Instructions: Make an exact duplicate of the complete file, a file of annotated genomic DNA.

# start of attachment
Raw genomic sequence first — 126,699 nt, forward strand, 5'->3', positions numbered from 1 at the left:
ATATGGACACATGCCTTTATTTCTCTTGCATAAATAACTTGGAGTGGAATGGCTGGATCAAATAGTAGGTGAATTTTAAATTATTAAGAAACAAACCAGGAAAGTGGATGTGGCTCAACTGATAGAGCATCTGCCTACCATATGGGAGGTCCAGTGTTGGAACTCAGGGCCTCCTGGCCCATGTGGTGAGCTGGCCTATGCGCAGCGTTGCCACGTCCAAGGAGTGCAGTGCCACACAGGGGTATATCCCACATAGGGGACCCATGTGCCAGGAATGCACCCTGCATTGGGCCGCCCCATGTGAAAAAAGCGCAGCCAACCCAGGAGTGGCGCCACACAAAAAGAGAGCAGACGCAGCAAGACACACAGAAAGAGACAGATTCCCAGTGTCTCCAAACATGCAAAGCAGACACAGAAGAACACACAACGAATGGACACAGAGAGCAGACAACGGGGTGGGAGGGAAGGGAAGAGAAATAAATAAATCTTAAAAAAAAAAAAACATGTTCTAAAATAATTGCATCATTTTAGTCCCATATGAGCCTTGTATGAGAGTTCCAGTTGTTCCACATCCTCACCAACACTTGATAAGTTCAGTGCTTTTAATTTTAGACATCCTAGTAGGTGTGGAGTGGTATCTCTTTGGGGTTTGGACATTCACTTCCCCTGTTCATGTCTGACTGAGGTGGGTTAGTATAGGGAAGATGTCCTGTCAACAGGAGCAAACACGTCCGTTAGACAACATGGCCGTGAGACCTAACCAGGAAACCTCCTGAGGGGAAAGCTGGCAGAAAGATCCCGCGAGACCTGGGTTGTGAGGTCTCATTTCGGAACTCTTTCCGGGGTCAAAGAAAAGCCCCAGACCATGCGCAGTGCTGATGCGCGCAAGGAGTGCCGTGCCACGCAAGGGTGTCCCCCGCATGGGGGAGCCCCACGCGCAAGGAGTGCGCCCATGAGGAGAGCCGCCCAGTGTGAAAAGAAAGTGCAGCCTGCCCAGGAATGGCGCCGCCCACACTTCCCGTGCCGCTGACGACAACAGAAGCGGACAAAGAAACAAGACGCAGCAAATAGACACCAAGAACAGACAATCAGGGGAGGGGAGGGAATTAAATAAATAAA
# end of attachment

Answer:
Raw genomic sequence first — 126,699 nt, forward strand, 5'->3', positions numbered from 1 at the left:
ATATGGACACATGCCTTTATTTCTCTTGCATAAATAACTTGGAGTGGAATGGCTGGATCAAATAGTAGGTGAATTTTAAATTATTAAGAAACAAACCAGGAAAGTGGATGTGGCTCAACTGATAGAGCATCTGCCTACCATATGGGAGGTCCAGTGTTGGAACTCAGGGCCTCCTGGCCCATGTGGTGAGCTGGCCTATGCGCAGCGTTGCCACGTCCAAGGAGTGCAGTGCCACACAGGGGTATATCCCACATAGGGGACCCATGTGCCAGGAATGCACCCTGCATTGGGCCGCCCCATGTGAAAAAAGCGCAGCCAACCCAGGAGTGGCGCCACACAAAAAGAGAGCAGACGCAGCAAGACACACAGAAAGAGACAGATTCCCAGTGTCTCCAAACATGCAAAGCAGACACAGAAGAACACACAACGAATGGACACAGAGAGCAGACAACGGGGTGGGAGGGAAGGGAAGAGAAATAAATAAATCTTAAAAAAAAAAAAACATGTTCTAAAATAATTGCATCATTTTAGTCCCATATGAGCCTTGTATGAGAGTTCCAGTTGTTCCACATCCTCACCAACACTTGATAAGTTCAGTGCTTTTAATTTTAGACATCCTAGTAGGTGTGGAGTGGTATCTCTTTGGGGTTTGGACATTCACTTCCCCTGTTCATGTCTGACTGAGGTGGGTTAGTATAGGGAAGATGTCCTGTCAACAGGAGCAAACACGTCCGTTAGACAACATGGCCGTGAGACCTAACCAGGAAACCTCCTGAGGGGAAAGCTGGCAGAAAGATCCCGCGAGACCTGGGTTGTGAGGTCTCATTTCGGAACTCTTTCCGGGGTCAAAGAAAAGCCCCAGACCATGCGCAGTGCTGATGCGCGCAAGGAGTGCCGTGCCACGCAAGGGTGTCCCCCGCATGGGGGAGCCCCACGCGCAAGGAGTGCGCCCATGAGGAGAGCCGCCCAGTGTGAAAAGAAAGTGCAGCCTGCCCAGGAATGGCGCCGCCCACACTTCCCGTGCCGCTGACGACAACAGAAGCGGACAAAGAAACAAGACGCAGCAAATAGACACCAAGAACAGACAATCAGGGGAGGGGAGGGAATTAAATAAATAAA